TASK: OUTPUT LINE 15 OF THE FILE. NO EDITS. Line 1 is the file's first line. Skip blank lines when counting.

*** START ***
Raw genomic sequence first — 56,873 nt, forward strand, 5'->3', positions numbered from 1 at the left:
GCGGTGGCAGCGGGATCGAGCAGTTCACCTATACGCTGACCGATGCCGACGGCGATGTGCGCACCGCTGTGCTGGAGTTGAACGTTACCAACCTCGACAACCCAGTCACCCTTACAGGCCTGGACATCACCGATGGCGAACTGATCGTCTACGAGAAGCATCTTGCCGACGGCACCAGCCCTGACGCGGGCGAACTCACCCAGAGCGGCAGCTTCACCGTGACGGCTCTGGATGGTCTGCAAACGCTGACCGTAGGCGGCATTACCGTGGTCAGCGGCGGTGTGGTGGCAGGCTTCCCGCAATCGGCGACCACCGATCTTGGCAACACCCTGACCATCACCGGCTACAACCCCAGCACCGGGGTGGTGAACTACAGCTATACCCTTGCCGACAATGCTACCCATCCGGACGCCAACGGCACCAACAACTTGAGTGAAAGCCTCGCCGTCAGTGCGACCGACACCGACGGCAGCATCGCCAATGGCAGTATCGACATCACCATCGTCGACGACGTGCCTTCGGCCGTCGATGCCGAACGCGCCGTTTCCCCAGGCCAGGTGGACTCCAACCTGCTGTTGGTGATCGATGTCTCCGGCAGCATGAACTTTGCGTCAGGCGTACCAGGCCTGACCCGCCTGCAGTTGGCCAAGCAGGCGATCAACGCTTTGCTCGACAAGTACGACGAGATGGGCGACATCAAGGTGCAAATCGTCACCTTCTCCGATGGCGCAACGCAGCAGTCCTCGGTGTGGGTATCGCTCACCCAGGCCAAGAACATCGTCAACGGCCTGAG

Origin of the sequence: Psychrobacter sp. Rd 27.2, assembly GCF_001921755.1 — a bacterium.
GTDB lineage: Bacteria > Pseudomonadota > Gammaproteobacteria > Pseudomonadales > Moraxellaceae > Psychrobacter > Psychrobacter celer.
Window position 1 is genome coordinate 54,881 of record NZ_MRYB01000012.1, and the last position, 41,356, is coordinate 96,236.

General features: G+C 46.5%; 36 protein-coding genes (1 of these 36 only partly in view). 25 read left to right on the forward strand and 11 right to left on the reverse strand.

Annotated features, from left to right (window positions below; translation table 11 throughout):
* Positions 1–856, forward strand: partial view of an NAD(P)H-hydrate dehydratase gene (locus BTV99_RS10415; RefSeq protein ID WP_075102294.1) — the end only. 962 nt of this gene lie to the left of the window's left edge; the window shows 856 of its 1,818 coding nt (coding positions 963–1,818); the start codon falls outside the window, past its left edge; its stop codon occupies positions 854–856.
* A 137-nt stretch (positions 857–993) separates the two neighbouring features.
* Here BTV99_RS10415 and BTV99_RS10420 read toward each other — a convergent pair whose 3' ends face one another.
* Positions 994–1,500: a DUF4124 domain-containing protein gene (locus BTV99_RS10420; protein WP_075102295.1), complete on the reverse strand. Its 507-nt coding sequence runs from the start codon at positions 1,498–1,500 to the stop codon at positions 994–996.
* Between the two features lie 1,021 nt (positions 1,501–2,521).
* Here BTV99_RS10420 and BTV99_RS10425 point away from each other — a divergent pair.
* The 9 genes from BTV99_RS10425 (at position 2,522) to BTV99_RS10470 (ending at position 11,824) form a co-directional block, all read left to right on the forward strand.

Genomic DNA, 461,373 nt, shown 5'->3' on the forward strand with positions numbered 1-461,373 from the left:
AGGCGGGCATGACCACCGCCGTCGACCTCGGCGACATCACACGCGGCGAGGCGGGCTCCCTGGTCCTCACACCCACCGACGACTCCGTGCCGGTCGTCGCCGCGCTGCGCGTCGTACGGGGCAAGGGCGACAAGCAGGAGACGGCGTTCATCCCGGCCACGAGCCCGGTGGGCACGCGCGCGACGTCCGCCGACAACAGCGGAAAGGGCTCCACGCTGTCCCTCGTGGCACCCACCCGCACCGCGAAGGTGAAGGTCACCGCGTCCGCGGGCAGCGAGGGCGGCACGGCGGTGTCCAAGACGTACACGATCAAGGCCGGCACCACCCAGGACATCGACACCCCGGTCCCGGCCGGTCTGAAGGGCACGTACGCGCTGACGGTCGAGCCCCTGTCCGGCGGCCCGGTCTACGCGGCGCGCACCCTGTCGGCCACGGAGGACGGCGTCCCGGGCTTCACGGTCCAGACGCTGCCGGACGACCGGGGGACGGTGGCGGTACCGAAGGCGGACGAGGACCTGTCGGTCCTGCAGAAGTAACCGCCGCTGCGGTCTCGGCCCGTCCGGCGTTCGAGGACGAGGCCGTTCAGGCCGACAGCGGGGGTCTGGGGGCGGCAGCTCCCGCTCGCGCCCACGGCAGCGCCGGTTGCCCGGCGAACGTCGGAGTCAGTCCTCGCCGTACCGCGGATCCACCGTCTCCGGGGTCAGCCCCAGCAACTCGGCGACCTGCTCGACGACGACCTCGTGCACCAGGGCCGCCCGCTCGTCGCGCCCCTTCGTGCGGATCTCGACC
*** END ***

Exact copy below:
Genomic DNA, 461,373 nt, shown 5'->3' on the forward strand with positions numbered 1-461,373 from the left: